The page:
News of his passing was also met with a flurry of condolences by friends, colleagues, fans, and people whose lives he touched over the years. NASA tweeted the following early this morning, followed by a video of Dr. Hawking addressing the astronauts of the ISS in 2014:
Famed scientists and science communicator Neil DeGrasse Tyson also expressed his condolences, tweeting:
The cast of the Big Bang Theory, one of the many hit TV shows that Dr. Hawking made several appearances on, also offered their condolences and admiration:
The Motor Neurone Disease Association – of which Prof Hawking had been a patron since 2008- also expressed condolences on both their Facebook and twitter feeds. In addition, they reported that its website had crashed because of an influx of donations to the charity.
Despite having lived for five decades with this degenerative disease, Hawking had a very practical and courageous attitude about life. In 2011, he said in an interview with The Guardian that death was never far from his mind. “I have lived with the prospect of an early death for the last 49 years,” he said. “I’m not afraid of death, but I’m in no hurry to die. I have so much I want to do first.”
Hawking, a well-known atheist, was also clear on his thoughts on an afterlife. “I regard the brain as a computer which will stop working when its components fail,” he said. “There is no heaven or afterlife for broken down computers; that is a fairy story for people afraid of the dark.”
Dr. Hawking’s life and his contributions to science have been commemorated in many ways over the years. A film version of A Brief History of Time, directed by Errol Morris and produced by Steven Spielberg, premiered in 1992. In 1997, a six-part television series Stephen Hawking’s Universe premiered on PBS, with a companion book also being released. In 2014, the story of his diagnosis and the impact it had on his young family was showcased in the Oscar-winning film The Theory of Everything.
Dr. Hawking has also been a major role model for people dealing with disabilities and degenerative illnesses and played an unparalleled role when it came to disability awareness and outreach. In 1999, he and eleven other luminaries joined with Rehabilitation International , an organization founded in 1922 “To advance the rights and inclusion of persons with disabilities across the world.”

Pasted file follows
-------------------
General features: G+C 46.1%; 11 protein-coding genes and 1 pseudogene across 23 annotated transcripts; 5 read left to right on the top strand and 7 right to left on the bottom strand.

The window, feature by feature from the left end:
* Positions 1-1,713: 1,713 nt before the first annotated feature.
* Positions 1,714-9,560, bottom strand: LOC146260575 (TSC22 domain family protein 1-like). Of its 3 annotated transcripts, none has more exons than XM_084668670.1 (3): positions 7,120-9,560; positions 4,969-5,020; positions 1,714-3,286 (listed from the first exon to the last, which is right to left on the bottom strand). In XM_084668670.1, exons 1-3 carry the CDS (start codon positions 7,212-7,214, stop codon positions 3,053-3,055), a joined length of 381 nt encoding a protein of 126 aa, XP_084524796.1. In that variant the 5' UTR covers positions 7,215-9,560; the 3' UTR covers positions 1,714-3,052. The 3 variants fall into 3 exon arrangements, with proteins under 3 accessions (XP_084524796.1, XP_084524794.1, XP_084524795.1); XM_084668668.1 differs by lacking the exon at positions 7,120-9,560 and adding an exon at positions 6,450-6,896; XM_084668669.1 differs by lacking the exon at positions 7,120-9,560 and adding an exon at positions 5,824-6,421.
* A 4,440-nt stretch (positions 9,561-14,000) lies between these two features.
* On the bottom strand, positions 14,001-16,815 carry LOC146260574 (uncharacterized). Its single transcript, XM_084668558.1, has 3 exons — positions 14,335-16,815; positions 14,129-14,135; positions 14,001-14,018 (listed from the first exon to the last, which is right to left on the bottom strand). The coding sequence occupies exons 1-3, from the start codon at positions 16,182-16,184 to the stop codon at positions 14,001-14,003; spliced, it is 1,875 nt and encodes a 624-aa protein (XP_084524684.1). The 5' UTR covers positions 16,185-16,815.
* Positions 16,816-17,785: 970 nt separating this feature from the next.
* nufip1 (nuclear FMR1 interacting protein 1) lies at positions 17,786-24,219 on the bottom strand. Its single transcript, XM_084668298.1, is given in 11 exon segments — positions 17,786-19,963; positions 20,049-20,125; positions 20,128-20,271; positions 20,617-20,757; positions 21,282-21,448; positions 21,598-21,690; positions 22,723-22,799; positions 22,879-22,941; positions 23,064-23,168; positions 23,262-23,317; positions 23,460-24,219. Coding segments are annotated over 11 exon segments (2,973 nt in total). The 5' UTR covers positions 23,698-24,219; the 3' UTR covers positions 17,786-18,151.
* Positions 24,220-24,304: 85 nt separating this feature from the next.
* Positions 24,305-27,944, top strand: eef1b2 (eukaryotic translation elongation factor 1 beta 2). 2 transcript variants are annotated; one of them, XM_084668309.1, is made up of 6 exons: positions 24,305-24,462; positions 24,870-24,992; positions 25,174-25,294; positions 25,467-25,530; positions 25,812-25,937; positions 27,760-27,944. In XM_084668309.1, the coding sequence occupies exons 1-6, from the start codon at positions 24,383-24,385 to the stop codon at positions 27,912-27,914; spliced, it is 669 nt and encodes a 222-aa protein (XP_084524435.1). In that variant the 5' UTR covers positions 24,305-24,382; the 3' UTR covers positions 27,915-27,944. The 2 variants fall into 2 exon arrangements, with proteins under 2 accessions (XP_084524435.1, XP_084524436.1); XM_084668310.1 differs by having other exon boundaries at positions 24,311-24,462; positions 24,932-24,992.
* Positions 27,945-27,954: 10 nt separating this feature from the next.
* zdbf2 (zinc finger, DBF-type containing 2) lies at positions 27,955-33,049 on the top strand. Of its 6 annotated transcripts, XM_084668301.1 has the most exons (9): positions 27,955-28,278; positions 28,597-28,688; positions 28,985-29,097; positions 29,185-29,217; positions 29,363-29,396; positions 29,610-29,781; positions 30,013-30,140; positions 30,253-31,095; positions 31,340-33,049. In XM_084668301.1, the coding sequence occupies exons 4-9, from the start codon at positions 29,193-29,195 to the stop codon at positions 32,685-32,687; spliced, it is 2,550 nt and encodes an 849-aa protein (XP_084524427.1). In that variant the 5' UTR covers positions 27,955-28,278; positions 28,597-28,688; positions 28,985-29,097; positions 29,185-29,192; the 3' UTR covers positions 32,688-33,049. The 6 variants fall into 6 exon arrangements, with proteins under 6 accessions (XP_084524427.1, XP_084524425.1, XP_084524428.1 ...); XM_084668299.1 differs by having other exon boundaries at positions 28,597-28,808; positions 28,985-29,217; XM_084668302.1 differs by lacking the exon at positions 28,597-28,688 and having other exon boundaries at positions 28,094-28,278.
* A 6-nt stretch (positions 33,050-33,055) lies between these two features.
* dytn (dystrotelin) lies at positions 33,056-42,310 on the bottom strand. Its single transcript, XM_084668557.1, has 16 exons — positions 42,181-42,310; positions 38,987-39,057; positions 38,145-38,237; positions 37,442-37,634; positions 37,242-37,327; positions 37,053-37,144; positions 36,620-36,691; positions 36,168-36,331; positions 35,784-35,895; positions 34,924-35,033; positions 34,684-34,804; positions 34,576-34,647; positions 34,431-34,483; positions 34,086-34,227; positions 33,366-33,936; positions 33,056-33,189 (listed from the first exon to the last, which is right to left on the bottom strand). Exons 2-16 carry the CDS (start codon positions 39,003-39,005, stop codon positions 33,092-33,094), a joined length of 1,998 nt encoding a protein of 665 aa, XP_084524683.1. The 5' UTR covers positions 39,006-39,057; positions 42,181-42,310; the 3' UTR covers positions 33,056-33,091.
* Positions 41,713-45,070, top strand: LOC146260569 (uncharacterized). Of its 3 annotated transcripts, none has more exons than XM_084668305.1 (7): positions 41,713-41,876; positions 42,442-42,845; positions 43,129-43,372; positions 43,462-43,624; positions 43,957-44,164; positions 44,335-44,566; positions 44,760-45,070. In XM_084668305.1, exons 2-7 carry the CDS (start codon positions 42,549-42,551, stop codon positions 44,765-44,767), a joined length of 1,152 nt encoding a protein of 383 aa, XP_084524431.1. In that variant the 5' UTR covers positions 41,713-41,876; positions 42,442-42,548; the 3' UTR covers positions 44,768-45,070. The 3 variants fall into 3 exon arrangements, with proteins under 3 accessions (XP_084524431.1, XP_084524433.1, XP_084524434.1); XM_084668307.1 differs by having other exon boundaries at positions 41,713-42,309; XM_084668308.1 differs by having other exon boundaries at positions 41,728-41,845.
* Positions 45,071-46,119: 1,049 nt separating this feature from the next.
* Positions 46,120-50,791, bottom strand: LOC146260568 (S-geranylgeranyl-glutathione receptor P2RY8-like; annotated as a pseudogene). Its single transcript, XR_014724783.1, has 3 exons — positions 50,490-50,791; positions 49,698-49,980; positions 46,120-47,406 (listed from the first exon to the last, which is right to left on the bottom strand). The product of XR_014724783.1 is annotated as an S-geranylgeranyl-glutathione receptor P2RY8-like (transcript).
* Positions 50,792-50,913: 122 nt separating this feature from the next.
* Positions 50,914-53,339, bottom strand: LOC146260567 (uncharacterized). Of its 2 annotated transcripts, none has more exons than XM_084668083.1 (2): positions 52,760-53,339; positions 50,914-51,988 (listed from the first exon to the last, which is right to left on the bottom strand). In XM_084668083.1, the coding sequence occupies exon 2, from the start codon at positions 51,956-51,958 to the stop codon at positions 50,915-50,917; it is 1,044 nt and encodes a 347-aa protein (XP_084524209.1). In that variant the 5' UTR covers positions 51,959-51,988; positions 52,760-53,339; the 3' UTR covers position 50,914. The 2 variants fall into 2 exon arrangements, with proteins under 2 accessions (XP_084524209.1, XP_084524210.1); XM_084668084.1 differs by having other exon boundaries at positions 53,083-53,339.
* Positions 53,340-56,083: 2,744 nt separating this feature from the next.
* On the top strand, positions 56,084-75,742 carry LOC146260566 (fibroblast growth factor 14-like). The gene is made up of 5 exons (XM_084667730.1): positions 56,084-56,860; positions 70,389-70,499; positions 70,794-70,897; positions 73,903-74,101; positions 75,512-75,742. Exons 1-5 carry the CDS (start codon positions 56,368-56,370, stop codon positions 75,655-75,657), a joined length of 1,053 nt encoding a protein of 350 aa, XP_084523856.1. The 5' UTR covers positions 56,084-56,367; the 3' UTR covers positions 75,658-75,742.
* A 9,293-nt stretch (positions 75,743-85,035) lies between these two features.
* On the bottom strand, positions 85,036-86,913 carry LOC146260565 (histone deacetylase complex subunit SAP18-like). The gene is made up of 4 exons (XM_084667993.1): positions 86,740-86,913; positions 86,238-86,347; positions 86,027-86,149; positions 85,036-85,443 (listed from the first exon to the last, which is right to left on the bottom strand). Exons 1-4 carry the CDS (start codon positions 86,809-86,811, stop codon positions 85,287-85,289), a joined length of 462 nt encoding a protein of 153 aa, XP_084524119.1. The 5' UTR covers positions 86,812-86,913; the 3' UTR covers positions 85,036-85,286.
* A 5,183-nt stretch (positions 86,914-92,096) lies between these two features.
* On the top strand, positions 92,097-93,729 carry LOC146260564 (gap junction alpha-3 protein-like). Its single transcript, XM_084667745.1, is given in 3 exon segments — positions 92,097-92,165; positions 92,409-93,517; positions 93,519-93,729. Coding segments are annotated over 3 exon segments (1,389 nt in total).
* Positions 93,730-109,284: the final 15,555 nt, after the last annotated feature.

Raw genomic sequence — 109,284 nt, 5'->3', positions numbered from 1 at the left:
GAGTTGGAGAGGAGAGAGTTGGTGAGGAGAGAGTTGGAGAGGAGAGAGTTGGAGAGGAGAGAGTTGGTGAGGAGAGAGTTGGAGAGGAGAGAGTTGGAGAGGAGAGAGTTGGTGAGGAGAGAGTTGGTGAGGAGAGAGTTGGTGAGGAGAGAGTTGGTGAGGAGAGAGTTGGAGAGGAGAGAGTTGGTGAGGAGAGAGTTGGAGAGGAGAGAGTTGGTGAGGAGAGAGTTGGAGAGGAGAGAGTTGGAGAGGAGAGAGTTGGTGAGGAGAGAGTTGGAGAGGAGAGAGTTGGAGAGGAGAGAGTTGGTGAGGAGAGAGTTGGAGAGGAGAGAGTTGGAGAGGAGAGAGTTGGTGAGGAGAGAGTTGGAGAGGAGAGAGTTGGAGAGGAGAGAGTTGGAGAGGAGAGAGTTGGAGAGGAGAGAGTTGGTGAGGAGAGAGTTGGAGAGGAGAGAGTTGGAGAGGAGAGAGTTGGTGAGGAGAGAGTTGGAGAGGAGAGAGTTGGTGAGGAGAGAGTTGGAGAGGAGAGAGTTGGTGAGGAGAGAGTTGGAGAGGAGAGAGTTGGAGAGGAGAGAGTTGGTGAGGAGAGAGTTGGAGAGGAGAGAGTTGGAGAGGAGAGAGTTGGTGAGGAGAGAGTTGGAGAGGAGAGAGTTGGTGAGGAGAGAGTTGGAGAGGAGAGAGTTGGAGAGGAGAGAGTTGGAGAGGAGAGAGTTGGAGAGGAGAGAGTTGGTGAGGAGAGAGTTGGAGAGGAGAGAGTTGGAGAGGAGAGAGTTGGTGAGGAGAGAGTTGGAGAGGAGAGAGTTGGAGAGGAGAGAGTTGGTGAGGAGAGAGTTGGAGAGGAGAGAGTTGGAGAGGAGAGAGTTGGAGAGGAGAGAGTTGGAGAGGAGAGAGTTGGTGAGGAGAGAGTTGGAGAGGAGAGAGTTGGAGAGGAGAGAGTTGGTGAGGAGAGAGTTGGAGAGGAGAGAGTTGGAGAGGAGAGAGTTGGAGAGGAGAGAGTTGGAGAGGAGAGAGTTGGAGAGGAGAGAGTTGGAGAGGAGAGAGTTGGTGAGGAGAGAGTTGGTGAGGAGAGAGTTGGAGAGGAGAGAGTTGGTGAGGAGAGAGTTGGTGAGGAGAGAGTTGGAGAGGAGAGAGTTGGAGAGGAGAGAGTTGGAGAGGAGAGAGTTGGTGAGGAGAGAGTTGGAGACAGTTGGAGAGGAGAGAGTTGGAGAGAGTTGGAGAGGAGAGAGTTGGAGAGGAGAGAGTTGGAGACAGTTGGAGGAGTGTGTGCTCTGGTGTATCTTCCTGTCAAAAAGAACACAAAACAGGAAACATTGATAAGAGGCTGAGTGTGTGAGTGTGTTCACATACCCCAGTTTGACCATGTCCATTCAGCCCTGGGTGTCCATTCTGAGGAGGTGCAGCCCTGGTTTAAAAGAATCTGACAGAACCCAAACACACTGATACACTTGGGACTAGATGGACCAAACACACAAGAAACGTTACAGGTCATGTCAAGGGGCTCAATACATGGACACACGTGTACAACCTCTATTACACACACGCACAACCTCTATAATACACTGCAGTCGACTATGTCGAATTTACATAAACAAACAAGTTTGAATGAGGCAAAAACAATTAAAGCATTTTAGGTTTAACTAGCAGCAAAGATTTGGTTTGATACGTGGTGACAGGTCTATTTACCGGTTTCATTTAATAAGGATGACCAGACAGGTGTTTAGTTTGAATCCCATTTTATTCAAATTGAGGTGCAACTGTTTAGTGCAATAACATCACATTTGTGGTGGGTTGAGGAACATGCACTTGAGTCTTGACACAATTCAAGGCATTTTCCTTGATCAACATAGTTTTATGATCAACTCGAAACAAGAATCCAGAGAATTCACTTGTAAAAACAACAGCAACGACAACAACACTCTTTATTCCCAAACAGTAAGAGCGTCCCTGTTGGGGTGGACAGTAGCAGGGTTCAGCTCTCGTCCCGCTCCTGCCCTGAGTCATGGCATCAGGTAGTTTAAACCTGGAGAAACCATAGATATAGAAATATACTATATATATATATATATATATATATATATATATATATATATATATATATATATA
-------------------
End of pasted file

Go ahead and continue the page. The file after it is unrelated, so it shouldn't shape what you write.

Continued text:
In 2000, Dr. Hawking and his fellow luminaries signed the Charter for the Third Millennium on Disability, which called on governments around the world to prevent disabilities and protect disability rights. Throughout his life, Dr. Hawking also remained a committed educator – personally supervising 39 successful PhD students – and lending his voice to scientific and humanitarian goals.
These include Breakthrough Initiatives, an effort to search for extraterrestrial intelligence (SETI) in the Universe, which Dr. Hawking helped launch in 2015. That same year, he also used his influence and celebrity status to promote the The Global Goals, a series of 17 goals adopted by the United Nations Sustainable Development Summit to end extreme poverty, social inequality, and fixing climate change over the course of the next 15 years.
To commemorate his life and legacy, a book of condolence has been opened at Gonville and Caius College in Cambridge, where Prof Hawking was a fellow. All around the world, there are outpourings of remembrance and support for his family from people who are mourning Dr. Hawking’s passing and celebrating his life and achievements.
As Neil DeGrasse Tyson said, the death of Dr. Hawking has left a vacuum in the scientific community, and in the hearts of people everywhere. However, his life and his many contributions shall be remembered for a long time to come!